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Title:

Tasmania's coastal reefs: deep reef habitats and significance for finfish production and biodiversity

Project Number:

2014-012

Organisation:

University of Tasmania (UTAS)

Principal Investigator:

Jeremy Lyle

Project Status:

Completed

FRDC Expenditure:

$227,904.26

Program(s):

Environment

2014-012-DLD - Tasmania's coastal reefs: deep reef habitats and significance for finfish production and biodiversity

Final Report
ISBN:978-1-86295-902-6
ISSN:
Author(s):Jeremy Lyle
Date Published:May 2017
Principal Investigator: Jeremy Lyle
 
Key Words: Temperate reefs; Reef habitat classification; Reef fish assemblages; Reef fish fisheries; Baited remote underwater video (BRUV); Remotely operated vehicle (ROV); Gillnets; Bayesian Ordination and Regression Analysis, Relative abundance (maxN); Species distribution modelling.
 
Summary: This study surveyed fish communities associated with two large patches of coastal reef that had been mapped previously using high-resolution multibeam acoustics.  The reefs, located on the east and south coasts of Tasmania, are the focus of important commercial and recreational fisheries. The surveys utilised underwater video methods, including baited remote underwater video (BRUV) and remotely operated vehicle (ROV), as well as gillnets.  Patterns in community composition, interactions between species and relationships with reef characteristics were described using multivariate statistical analyses.  This information was assessed for its utility to develop predictive distribution and abundance maps of key species.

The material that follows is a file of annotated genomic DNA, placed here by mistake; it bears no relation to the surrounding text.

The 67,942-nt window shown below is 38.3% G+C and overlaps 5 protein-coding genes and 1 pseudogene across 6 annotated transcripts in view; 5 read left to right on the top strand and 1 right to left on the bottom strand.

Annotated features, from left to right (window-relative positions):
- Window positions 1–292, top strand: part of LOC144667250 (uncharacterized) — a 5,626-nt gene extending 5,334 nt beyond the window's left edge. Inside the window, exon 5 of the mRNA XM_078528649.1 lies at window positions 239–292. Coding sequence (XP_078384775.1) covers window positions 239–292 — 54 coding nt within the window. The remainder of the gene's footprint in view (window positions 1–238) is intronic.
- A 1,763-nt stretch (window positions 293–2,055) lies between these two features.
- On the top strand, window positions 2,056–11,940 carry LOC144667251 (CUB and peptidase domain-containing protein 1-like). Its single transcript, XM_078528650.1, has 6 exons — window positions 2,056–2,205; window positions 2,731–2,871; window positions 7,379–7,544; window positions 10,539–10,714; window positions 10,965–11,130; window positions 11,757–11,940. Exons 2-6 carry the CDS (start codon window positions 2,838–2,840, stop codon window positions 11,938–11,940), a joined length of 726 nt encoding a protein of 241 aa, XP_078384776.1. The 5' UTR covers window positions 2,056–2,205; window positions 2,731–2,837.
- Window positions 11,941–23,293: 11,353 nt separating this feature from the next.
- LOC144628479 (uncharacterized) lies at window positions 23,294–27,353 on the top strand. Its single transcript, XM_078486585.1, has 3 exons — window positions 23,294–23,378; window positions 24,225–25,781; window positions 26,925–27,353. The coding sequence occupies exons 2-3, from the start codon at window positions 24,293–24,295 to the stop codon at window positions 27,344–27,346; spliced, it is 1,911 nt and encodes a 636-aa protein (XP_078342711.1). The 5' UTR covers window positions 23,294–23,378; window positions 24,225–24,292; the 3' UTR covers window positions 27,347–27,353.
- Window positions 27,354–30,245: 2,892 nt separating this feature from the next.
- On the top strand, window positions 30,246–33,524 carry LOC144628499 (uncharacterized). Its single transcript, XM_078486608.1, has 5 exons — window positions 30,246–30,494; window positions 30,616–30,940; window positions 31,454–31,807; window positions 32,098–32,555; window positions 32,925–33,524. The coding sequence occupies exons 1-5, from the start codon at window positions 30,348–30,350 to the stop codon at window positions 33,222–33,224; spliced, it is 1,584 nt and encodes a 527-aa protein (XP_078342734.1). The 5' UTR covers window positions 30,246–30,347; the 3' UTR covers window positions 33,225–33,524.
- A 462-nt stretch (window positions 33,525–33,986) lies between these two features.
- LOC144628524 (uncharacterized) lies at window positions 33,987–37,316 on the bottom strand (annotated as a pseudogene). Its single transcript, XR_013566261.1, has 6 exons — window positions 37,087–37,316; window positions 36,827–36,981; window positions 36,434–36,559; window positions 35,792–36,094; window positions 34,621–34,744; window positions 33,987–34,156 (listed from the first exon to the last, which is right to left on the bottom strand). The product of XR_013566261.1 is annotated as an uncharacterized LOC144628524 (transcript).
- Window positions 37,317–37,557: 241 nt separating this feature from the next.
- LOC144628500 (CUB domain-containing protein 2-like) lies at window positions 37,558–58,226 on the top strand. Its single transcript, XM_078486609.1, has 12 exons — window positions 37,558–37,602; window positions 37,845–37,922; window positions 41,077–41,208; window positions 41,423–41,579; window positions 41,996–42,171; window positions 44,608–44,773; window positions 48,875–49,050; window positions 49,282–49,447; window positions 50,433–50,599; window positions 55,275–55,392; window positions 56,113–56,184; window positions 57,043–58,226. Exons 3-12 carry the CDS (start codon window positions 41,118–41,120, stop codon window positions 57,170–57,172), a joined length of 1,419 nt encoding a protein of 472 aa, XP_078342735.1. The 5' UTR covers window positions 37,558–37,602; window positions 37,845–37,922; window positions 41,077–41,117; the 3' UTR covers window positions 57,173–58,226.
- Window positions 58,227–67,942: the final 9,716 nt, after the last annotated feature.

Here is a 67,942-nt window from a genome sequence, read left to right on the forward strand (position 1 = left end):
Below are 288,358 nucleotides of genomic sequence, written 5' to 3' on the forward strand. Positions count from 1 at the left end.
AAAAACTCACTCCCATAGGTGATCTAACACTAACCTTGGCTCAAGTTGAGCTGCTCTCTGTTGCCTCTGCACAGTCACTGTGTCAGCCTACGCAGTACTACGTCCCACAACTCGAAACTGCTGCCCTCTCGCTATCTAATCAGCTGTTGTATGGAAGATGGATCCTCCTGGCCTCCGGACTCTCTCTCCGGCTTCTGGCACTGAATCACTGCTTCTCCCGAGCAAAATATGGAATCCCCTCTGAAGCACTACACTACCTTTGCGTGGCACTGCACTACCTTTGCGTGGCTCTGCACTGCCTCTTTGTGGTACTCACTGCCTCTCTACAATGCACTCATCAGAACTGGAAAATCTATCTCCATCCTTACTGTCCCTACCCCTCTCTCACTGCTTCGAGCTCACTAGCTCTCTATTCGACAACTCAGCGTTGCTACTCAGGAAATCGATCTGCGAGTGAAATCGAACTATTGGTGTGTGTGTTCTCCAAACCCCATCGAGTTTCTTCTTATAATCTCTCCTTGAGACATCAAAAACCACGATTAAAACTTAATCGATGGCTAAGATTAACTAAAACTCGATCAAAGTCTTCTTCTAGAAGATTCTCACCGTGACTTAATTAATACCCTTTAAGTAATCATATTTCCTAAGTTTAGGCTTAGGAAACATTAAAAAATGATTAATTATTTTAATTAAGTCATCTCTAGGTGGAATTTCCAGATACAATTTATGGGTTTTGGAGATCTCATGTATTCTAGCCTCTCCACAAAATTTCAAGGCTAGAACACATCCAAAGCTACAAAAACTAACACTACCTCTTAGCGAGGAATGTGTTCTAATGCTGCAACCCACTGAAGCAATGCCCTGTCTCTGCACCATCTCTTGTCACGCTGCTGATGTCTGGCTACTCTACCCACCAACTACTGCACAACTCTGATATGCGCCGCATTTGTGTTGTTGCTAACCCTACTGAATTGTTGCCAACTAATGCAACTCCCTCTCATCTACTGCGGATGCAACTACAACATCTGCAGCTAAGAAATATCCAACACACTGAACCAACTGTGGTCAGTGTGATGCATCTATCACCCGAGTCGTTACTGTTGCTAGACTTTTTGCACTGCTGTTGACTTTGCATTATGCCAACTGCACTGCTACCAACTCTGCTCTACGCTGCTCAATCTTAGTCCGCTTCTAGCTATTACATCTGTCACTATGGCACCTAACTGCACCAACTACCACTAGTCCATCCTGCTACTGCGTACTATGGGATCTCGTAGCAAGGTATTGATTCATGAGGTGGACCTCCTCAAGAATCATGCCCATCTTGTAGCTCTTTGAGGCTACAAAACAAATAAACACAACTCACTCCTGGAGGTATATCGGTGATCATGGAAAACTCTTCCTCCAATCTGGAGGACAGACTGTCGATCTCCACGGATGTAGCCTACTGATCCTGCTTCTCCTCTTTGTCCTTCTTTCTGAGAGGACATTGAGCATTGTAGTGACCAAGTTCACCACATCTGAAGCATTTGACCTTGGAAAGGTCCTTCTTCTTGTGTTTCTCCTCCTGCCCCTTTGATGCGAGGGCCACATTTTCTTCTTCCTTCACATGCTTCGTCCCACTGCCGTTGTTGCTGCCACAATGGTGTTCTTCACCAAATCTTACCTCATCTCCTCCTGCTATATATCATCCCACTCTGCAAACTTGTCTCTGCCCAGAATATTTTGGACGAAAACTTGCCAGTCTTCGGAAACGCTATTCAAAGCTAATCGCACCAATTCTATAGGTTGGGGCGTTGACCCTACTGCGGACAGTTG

Objectives

1. Characterise reef fish communities on the east and south-east coasts of Tasmania by depth and habitat structure

2. Describe habitat associations for the key reef fish species and their links to life-history characteristics

3. Assess the potential to use habitat characteristics to describe and predict fish community structure

4. Assess the significance of reef habitats for fisheries production and fishery assessments